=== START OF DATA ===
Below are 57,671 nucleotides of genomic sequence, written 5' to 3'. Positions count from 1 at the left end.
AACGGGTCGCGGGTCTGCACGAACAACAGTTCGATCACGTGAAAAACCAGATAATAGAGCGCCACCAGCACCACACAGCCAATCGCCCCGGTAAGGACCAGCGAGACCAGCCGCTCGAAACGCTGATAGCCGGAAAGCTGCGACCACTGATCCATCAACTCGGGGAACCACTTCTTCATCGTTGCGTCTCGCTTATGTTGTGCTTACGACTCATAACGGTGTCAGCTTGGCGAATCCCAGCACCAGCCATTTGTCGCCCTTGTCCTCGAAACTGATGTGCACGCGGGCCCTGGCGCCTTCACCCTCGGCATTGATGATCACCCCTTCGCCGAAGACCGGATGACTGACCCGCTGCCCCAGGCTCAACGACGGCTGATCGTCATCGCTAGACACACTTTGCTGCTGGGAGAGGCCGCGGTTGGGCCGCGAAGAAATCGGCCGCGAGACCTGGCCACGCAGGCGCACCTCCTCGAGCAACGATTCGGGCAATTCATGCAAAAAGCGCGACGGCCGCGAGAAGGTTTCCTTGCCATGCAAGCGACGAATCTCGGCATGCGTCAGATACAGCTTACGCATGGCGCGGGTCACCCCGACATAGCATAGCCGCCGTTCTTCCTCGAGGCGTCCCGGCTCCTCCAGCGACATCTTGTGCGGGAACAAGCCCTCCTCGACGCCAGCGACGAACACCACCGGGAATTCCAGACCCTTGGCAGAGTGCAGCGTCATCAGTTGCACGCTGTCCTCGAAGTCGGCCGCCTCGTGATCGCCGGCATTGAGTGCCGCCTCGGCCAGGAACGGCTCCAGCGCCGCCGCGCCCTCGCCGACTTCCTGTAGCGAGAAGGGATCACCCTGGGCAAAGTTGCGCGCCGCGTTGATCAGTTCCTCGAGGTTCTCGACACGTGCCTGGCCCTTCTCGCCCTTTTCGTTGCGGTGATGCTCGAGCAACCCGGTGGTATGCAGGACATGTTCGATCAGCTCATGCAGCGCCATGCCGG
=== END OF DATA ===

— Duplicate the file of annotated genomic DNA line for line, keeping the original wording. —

Below are 57,671 nucleotides of genomic sequence, written 5' to 3'. Positions count from 1 at the left end.
AACGGGTCGCGGGTCTGCACGAACAACAGTTCGATCACGTGAAAAACCAGATAATAGAGCGCCACCAGCACCACACAGCCAATCGCCCCGGTAAGGACCAGCGAGACCAGCCGCTCGAAACGCTGATAGCCGGAAAGCTGCGACCACTGATCCATCAACTCGGGGAACCACTTCTTCATCGTTGCGTCTCGCTTATGTTGTGCTTACGACTCATAACGGTGTCAGCTTGGCGAATCCCAGCACCAGCCATTTGTCGCCCTTGTCCTCGAAACTGATGTGCACGCGGGCCCTGGCGCCTTCACCCTCGGCATTGATGATCACCCCTTCGCCGAAGACCGGATGACTGACCCGCTGCCCCAGGCTCAACGACGGCTGATCGTCATCGCTAGACACACTTTGCTGCTGGGAGAGGCCGCGGTTGGGCCGCGAAGAAATCGGCCGCGAGACCTGGCCACGCAGGCGCACCTCCTCGAGCAACGATTCGGGCAATTCATGCAAAAAGCGCGACGGCCGCGAGAAGGTTTCCTTGCCATGCAAGCGACGAATCTCGGCATGCGTCAGATACAGCTTACGCATGGCGCGGGTCACCCCGACATAGCATAGCCGCCGTTCTTCCTCGAGGCGTCCCGGCTCCTCCAGCGACATCTTGTGCGGGAACAAGCCCTCCTCGACGCCAGCGACGAACACCACCGGGAATTCCAGACCCTTGGCAGAGTGCAGCGTCATCAGTTGCACGCTGTCCTCGAAGTCGGCCGCCTCGTGATCGCCGGCATTGAGTGCCGCCTCGGCCAGGAACGGCTCCAGCGCCGCCGCGCCCTCGCCGACTTCCTGTAGCGAGAAGGGATCACCCTGGGCAAAGTTGCGCGCCGCGTTGATCAGTTCCTCGAGGTTCTCGACACGTGCCTGGCCCTTCTCGCCCTTTTCGTTGCGGTGATGCTCGAGCAACCCGGTGGTATGCAGGACATGTTCGATCAGCTCATGCAGCGCCATGCCGG